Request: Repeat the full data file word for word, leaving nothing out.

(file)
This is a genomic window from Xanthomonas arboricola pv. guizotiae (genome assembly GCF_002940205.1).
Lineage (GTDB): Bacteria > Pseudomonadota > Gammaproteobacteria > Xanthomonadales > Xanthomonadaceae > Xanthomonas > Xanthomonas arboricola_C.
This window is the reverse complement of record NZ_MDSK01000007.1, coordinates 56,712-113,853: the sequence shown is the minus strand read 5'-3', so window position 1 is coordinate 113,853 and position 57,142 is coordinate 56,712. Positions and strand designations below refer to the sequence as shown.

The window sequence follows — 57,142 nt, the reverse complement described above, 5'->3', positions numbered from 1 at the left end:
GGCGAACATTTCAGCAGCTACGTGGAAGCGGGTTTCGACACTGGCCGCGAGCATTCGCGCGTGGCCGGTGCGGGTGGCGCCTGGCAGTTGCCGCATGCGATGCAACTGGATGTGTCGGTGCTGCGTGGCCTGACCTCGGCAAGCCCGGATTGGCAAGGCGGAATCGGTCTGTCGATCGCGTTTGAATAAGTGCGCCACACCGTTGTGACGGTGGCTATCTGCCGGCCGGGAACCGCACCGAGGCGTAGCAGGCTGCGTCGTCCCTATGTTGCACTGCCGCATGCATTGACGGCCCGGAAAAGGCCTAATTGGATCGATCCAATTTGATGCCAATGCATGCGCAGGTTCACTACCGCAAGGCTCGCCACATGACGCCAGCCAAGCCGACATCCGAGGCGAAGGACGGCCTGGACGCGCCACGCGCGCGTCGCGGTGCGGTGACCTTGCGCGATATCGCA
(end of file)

This is a genomic window from Xanthomonas arboricola pv. guizotiae (genome assembly GCF_002940205.1).
Lineage (GTDB): Bacteria > Pseudomonadota > Gammaproteobacteria > Xanthomonadales > Xanthomonadaceae > Xanthomonas > Xanthomonas arboricola_C.
This window is the reverse complement of record NZ_MDSK01000007.1, coordinates 56,712-113,853: the sequence shown is the minus strand read 5'-3', so window position 1 is coordinate 113,853 and position 57,142 is coordinate 56,712. Positions and strand designations below refer to the sequence as shown.

The window sequence follows — 57,142 nt, the reverse complement described above, 5'->3', positions numbered from 1 at the left end:
GGCGAACATTTCAGCAGCTACGTGGAAGCGGGTTTCGACACTGGCCGCGAGCATTCGCGCGTGGCCGGTGCGGGTGGCGCCTGGCAGTTGCCGCATGCGATGCAACTGGATGTGTCGGTGCTGCGTGGCCTGACCTCGGCAAGCCCGGATTGGCAAGGCGGAATCGGTCTGTCGATCGCGTTTGAATAAGTGCGCCACACCGTTGTGACGGTGGCTATCTGCCGGCCGGGAACCGCACCGAGGCGTAGCAGGCTGCGTCGTCCCTATGTTGCACTGCCGCATGCATTGACGGCCCGGAAAAGGCCTAATTGGATCGATCCAATTTGATGCCAATGCATGCGCAGGTTCACTACCGCAAGGCTCGCCACATGACGCCAGCCAAGCCGACATCCGAGGCGAAGGACGGCCTGGACGCGCCACGCGCGCGTCGCGGTGCGGTGACCTTGCGCGATATCGCA